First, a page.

Abu Jamei: “Ah…well we live in an area that is the eastern side of Khan Younis and unfortunately my family endured the biggest loss when it comes to the number of people. You know every single life matters a lot to everyone, you know, but in that simple attack 27 people were killed including three pregnant women and I think seven…seven children. A three-storey building was levelled to the ground basically, you know…”
BBC audiences were not provided with any further context to that account.
The day after that incident – which took place on July 20th 2014, the political NGO B’tselem noted that:
“B’Tselem’s initial findings indicate that the likely target of the attack was Ahmad Suliman Sahmoud, a member of Hamas’ military wing, who was visiting a member of the family.”
Sahmoud was identified (number 446 on the list here) as an Izz al-Din al Qassam Brigades commander.
The results of that investigation (number 12 here) showed that: [emphasis added]
“…on 20 July 2014, IDF forces carried out an aerial strike on a structure in use by Palestinian terrorist organizations for military activities against IDF forces maneuvering in the area. The strike intended to target the military infrastructure in the structure as well as a command level military operative, who according to real-time intelligence was commanding military operations against IDF forces from within the structure. During the planning and execution stages of the strike, which took approximately 24 hours, additional information about the structure was received, which corroborated the understanding that the structure contained military infrastructure that presented clear and immediate danger to IDF forces maneuvering in the area.[…]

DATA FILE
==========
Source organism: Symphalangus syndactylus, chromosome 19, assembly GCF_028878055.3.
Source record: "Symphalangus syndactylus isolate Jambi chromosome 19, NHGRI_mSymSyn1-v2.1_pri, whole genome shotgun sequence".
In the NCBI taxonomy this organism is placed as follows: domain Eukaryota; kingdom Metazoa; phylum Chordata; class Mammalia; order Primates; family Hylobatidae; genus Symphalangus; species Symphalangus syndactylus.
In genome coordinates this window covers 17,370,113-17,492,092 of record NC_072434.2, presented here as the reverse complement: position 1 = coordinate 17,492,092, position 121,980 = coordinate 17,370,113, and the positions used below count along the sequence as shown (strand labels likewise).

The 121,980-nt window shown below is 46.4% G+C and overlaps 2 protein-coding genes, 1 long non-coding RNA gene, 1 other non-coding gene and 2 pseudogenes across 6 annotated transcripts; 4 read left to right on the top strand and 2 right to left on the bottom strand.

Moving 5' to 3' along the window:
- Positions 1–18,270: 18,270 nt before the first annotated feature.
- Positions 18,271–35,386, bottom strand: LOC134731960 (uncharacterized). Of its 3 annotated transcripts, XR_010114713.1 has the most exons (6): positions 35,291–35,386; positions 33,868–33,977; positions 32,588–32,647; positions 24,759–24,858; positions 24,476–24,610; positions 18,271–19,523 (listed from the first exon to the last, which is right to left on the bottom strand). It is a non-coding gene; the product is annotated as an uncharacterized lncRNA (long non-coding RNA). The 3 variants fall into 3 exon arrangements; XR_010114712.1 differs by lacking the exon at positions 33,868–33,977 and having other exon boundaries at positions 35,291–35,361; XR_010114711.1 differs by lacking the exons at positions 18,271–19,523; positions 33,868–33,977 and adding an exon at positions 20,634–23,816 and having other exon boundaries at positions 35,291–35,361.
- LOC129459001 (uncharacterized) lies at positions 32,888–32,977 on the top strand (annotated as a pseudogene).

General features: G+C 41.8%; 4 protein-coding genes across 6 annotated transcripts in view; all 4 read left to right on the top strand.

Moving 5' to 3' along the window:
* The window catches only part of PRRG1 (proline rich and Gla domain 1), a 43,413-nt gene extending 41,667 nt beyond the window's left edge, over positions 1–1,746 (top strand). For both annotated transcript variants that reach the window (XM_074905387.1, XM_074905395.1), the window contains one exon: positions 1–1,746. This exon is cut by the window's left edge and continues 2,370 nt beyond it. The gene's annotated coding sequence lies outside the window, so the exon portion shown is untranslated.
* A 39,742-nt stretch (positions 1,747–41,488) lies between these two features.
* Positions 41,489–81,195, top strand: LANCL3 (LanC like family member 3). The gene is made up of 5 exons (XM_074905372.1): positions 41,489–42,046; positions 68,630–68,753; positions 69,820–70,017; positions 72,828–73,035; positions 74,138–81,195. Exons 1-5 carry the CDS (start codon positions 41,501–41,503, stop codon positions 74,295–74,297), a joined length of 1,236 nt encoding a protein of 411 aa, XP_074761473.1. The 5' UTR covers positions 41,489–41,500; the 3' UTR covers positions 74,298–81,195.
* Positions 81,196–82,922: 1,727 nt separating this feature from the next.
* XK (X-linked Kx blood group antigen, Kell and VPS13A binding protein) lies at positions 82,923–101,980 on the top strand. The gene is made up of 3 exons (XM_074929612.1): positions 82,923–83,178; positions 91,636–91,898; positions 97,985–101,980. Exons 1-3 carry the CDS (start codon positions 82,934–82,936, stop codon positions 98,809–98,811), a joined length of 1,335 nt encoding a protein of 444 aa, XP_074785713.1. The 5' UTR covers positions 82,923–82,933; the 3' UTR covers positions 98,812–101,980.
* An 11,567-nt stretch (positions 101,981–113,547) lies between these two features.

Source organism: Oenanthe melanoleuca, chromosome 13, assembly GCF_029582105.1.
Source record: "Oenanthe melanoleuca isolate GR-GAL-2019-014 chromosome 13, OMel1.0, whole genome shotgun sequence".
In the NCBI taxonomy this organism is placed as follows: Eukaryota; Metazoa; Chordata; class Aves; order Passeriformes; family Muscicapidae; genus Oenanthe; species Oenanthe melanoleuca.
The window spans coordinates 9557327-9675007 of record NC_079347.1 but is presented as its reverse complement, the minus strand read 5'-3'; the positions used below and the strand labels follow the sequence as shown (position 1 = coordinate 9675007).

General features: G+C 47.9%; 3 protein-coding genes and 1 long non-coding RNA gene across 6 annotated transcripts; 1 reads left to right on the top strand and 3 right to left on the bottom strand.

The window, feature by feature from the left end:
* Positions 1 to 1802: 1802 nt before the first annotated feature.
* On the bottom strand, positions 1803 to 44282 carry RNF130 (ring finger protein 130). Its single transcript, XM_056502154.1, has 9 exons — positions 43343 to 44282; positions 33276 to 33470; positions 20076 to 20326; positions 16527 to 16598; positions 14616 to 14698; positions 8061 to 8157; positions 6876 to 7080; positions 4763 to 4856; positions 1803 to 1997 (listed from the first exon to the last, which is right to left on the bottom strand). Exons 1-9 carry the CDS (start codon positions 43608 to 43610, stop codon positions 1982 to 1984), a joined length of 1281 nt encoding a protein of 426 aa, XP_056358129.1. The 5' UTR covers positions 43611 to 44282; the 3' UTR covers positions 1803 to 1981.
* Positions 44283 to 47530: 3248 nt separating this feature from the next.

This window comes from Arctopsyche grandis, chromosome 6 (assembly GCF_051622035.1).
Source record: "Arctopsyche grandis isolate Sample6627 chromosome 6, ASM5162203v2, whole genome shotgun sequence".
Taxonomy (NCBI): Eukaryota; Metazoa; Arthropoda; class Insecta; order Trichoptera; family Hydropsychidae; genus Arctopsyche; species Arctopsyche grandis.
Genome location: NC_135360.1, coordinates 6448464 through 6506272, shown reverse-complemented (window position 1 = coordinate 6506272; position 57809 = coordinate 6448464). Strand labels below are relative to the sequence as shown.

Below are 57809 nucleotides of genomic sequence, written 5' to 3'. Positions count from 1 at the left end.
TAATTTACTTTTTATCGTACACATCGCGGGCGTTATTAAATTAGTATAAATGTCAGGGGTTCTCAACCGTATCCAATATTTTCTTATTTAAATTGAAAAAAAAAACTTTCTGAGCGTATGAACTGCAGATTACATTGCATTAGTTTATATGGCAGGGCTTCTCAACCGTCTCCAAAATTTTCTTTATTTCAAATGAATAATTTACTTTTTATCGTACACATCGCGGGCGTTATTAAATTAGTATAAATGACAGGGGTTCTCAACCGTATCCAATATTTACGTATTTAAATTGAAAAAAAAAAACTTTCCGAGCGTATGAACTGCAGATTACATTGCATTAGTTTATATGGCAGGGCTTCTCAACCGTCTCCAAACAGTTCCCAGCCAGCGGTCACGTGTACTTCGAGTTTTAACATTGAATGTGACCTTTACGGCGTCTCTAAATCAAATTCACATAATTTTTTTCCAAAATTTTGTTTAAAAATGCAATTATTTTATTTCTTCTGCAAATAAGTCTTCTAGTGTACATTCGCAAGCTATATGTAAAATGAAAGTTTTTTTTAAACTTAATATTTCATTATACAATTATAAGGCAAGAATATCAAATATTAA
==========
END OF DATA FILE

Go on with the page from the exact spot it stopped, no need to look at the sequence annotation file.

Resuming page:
Contrary to the allegation [inter alia from B’tselem – Ed.], it was found that a number of warnings were issued in the area of the strike, using various means, which called on civilians to evacuate from the area. It was further found that it would not have been possible to provide a specific warning to those present in the structure prior to the strike, as such a warning was expected to frustrate the objective of the attack. Moreover, it was also found that because the precise location of the military activity in the structure was not known, the strike could not be limited to a particular portion of the building. […]
After reviewing the investigation’s findings, the MAG found that the attack process in question accorded with Israeli domestic law and international law requirements. The decision to attack was taken by the competent authorities, and the attack was aimed at a military objective – a structure used by Palestinian terrorist organizations for military activities against IDF forces maneuvering in the area, and a command level military operative present therein.”
That information was denied to BBC viewers and listeners worldwide even though it has been in the public domain since August 2018. In other words, BBC audiences were given a partial account which conceals essential information and thus prevented from forming their own opinions on the incident as well as about the interviewer and interviewee presenting it in that one-sided fashion.